I haven't been there in years, but they didn't have much in the way of T parts.
I am sure Rich has memories there,
InMinnesota there were several places that in the 1950s that were loaded with pre WWl items. One was Oscar Palms place near
Green lake MN. About 10 acres of early parts and some cars.
I first visited the place in 1954. I made friends with
Oscar for paid for my finds. Some clubs members took items with out paying him. I found many nice items. I last went out in 1975 and found every thing gone. Oscar had died at the age of 90 and a nephew inherited the place. The nephew had every thing hauled to the scrapers.
Auckland airport had some treasure. They wouldn't sell a thing, not even a wheel nut. Not because they liked cars, they just wanted to send it to the crusher.
Legend has it they were all running when parked.
So much good could have come of them but they're just a bit too late to save.
I want that coupe with all the bullet holes in the first post BTW
Back in the 90's when I was hauling cars I picked up 2 old Packard touring cars in MI from Pollards daughter. Both cars had the rear sections rusted out from sitting on end. There were still a few more cars left, mostly large touring cars.
I like that coupe with the bullet holes too. Rust makes for some fun paintings.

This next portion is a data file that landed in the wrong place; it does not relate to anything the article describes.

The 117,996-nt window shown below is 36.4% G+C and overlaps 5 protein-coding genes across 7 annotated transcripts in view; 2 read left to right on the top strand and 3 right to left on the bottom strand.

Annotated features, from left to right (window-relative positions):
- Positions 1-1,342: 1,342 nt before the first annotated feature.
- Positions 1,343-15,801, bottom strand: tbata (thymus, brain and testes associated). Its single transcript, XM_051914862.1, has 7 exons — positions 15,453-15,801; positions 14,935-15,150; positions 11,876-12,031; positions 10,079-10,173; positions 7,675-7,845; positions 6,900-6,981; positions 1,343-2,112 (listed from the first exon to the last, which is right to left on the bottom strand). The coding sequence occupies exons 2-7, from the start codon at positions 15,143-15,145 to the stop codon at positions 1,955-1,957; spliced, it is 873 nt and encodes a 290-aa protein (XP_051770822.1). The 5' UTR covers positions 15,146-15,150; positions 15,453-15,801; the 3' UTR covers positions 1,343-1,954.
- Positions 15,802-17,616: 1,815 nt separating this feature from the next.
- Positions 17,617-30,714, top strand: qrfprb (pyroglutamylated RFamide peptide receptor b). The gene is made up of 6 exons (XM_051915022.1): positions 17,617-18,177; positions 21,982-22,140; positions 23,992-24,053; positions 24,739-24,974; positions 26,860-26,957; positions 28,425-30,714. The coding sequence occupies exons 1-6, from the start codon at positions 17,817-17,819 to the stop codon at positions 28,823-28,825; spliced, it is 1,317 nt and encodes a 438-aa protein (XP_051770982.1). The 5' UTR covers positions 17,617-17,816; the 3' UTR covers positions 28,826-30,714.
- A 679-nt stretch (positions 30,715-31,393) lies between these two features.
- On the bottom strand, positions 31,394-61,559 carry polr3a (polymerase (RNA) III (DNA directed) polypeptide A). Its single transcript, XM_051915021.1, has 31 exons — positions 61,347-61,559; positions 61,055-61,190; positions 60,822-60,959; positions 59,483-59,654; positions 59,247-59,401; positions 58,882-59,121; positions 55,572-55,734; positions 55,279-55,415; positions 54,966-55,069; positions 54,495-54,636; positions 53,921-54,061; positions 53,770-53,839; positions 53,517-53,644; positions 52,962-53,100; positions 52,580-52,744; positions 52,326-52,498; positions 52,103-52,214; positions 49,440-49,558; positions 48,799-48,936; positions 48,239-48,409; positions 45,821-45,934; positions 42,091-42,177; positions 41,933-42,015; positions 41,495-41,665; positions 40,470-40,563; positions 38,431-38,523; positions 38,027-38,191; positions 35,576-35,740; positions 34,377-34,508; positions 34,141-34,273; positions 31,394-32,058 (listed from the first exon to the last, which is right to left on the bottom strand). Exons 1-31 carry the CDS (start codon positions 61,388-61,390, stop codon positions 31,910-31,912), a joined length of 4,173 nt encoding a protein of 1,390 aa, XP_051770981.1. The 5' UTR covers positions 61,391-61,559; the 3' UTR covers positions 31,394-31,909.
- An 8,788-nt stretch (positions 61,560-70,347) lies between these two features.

Shouldn't the ASPCA (American Society for the Prevention of Cruelty to Automobiles) be notified about the abuse suffered by that poor Coupe body? Shot to pieces by some uncaring human! I assume the photo was taken on a Sunday because the body is so "holey" (intentional misspelling).
That is Idaho ventilation. We do it so as not to restrict the wind.
Wonderful memories of "hunting trips" for old car stuff. Like gold, rust is where you find it ! Commenting on the "holey" coupe body, it just occurred to me that when we first started to hunt rust, not much was "shot up". In retrospect, seems to me the incidence and number of bullet holes increased greatly since the 60s - testimony to the increased "traffic" on the "high lonesome" as well as the "sensibilities" of "sportsmen". I foreswore hunting (with a rifle) 40 years ago after being shot at herding cattle. (No - I wasn't rustling !)